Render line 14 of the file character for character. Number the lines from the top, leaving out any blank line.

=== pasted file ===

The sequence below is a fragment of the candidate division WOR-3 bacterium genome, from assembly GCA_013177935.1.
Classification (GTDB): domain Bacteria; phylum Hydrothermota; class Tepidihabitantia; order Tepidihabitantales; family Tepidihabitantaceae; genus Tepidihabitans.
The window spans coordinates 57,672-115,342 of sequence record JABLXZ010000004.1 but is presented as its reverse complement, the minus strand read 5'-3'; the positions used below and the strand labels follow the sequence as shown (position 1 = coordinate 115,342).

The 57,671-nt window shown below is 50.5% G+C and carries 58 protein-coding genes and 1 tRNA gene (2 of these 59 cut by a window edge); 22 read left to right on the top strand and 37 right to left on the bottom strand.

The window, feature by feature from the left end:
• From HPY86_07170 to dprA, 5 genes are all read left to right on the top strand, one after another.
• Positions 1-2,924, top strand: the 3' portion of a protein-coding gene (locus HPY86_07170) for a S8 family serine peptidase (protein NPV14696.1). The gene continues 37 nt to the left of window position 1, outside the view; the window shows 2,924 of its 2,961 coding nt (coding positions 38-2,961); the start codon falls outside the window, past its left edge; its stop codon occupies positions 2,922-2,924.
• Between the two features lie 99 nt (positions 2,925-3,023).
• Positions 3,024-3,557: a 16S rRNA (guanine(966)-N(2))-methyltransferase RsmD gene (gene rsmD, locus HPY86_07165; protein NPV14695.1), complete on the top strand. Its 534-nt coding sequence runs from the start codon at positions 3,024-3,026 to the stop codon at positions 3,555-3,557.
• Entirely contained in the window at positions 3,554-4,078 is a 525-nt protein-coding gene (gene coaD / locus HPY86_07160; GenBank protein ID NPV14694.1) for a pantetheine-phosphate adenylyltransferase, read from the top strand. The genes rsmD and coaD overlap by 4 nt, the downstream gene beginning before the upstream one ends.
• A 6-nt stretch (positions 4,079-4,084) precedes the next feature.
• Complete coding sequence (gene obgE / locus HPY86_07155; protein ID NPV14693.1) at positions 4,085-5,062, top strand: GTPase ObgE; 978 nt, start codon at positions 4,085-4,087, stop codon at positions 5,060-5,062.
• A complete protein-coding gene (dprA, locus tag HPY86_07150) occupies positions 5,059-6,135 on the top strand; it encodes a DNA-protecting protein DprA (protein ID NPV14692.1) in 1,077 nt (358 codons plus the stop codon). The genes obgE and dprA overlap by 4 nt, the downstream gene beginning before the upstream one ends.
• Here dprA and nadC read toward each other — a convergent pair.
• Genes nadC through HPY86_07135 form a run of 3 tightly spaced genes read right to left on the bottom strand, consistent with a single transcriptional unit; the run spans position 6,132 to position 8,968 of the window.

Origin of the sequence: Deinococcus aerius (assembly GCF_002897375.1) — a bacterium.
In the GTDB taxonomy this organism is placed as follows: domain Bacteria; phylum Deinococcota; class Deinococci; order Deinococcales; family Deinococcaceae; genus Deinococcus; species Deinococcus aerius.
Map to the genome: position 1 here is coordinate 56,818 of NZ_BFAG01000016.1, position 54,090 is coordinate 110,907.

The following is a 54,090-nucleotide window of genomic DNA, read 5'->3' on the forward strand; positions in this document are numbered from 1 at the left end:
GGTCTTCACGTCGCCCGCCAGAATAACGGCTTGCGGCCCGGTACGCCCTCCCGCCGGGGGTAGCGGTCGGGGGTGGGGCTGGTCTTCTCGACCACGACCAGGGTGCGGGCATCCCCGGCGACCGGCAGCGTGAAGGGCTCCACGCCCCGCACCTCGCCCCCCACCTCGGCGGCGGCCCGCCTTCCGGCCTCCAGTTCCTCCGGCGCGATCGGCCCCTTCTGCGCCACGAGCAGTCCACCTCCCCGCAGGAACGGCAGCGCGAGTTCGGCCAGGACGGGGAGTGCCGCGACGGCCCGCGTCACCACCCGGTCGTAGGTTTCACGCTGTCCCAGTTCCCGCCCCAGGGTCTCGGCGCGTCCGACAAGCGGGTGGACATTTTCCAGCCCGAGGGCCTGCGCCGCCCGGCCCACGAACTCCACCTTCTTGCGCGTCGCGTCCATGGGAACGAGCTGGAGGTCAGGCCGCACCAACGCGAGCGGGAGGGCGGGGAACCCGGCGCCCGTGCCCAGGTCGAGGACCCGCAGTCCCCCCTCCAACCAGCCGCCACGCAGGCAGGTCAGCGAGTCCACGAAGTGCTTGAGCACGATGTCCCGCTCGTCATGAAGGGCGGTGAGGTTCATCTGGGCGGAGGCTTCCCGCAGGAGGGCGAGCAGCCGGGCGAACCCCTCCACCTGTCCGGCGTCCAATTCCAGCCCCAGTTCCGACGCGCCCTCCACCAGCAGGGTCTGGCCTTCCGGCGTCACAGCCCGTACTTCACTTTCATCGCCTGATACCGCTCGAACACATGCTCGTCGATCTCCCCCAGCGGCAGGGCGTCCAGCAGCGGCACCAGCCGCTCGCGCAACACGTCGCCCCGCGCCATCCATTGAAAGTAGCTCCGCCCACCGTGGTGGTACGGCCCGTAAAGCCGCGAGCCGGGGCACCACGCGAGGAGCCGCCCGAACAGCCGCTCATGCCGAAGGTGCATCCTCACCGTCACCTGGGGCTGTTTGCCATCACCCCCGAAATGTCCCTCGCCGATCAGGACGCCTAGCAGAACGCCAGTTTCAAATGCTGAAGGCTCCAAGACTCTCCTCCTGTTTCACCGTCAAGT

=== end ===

• Here dprA and nadC read toward each other — a convergent pair.